During my time at HS2, I have become a Mental Health First Aider, a STEM Ambassador and a Values Champion. This has allowed me to become more involved in developing the culture within HS2.
My role as a STEM Ambassador has given me opportunities to mentor students who are interested in a career in STEM, attend and facilitate national events across the country, and take part in speaking events to encourage more women and people from BAME backgrounds to join the industry. I have genuinely felt like I have had a positive impact on the students and young people that I have engaged with.
One of the highlights of my time at HS2 so far has been delivering the values moment in front of the Senior Leadership Team (SLT). I spoke about my own career aspirations and how I believe that the SLT should use their position as leaders within the company and the industry to ensure that those from less represented backgrounds are given a wealth of opportunities within HS2 itself and in the construction and railway sectors.
HS2 has already given me opportunities, experiences and challenges that I will never forget. I hope to build upon these throughout my career, and look forward to the project building momentum. I hope to be able to see the first train leave a brand new HS2 station, and I will be proud to say that I have been a part of it!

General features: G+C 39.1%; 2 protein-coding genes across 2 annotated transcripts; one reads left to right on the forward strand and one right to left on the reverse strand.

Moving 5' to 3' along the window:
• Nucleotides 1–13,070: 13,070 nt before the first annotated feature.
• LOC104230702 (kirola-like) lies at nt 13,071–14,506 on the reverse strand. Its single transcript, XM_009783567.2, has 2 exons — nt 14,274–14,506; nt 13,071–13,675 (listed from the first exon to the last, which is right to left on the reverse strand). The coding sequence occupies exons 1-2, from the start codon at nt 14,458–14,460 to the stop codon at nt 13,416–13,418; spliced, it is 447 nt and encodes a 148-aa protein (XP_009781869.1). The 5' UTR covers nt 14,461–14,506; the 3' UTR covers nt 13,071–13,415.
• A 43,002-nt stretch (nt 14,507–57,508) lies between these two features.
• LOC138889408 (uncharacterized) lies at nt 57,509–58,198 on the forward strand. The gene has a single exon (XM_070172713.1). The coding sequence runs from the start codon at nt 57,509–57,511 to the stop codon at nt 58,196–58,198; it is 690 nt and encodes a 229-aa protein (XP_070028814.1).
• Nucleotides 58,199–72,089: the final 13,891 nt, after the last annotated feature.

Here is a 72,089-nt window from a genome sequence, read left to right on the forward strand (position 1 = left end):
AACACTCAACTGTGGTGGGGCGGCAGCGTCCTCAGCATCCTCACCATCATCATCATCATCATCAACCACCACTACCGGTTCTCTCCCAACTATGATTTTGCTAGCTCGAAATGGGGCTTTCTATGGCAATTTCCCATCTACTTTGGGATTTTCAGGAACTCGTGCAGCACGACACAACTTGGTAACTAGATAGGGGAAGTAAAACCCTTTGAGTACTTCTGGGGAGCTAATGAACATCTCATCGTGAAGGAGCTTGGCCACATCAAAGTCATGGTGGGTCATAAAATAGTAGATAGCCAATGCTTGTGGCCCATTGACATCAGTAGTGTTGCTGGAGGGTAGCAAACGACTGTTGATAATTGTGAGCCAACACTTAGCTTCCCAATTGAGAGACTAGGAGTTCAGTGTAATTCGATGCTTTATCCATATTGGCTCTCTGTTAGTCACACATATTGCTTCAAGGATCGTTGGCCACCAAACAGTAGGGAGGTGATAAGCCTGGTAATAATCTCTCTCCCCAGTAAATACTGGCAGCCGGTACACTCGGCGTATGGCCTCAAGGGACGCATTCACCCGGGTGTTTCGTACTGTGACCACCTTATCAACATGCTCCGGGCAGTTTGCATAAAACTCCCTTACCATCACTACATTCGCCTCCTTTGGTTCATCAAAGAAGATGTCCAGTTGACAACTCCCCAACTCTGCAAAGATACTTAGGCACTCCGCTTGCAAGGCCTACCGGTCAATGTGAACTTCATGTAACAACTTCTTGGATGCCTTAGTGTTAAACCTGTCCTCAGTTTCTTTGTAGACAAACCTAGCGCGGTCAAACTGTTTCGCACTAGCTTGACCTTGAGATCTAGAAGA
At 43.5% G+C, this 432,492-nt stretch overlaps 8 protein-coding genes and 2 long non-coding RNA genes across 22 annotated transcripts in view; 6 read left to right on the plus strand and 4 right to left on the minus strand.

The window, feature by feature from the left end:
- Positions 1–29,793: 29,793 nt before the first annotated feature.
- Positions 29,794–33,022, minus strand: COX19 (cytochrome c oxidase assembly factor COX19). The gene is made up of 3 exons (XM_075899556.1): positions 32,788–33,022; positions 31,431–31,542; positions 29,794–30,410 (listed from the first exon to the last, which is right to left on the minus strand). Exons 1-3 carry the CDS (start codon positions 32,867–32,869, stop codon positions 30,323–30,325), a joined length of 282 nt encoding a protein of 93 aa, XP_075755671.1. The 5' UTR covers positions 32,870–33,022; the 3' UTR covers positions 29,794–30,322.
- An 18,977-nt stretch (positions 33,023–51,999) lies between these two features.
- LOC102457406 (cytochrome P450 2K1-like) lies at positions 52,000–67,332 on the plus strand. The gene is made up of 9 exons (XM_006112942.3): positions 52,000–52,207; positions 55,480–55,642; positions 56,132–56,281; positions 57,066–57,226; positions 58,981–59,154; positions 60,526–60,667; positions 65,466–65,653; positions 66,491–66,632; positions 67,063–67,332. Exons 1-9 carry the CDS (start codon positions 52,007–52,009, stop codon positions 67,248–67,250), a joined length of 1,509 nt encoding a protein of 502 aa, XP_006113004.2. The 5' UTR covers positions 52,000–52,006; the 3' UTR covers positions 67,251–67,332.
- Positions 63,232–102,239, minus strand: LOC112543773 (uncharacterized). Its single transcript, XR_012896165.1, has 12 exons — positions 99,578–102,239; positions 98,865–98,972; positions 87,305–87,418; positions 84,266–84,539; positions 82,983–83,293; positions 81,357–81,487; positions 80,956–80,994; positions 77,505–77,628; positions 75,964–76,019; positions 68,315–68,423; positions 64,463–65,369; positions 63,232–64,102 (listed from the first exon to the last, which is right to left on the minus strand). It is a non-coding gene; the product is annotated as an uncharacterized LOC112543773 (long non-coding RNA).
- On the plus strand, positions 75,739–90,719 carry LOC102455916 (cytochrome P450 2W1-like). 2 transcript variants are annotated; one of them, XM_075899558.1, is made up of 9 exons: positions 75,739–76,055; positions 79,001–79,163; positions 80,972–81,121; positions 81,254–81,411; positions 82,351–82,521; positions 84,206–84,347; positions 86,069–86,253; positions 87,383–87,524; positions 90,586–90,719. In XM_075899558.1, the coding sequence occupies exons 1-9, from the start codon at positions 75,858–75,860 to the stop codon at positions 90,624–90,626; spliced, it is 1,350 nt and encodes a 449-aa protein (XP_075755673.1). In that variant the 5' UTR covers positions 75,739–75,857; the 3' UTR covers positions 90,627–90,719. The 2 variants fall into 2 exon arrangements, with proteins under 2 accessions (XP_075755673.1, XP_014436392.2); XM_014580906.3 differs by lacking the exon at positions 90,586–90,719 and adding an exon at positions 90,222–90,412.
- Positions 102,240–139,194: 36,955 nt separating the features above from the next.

Click HERE to register for HS2’s Talent Pool or visit hs2.org.uk/hs2-and-you.
I started my company as soon as I completed university studies and I have never looked back
Meet Simone de Gale, the proud owner of Simone de Gale Architects! She is running in this year’s RIBA elections to be a National Council Member. She has been in this role for the last three years, helping to transform the RIBA and build a better RIBA for its members. Simone notes “I would really like to ask your members who are RIBA registered to read my Election Statement and if it fits their aspirations for the RIBA, then please vote for me when the ballot opens on 14th July 2020!”
I hope you are well and Staying Alert.
Over the last three years, I have been RIBA National Council Member. This was my first time with remit of Trustee, and in this period of time, I have accomplished considerable achievement for RIBA.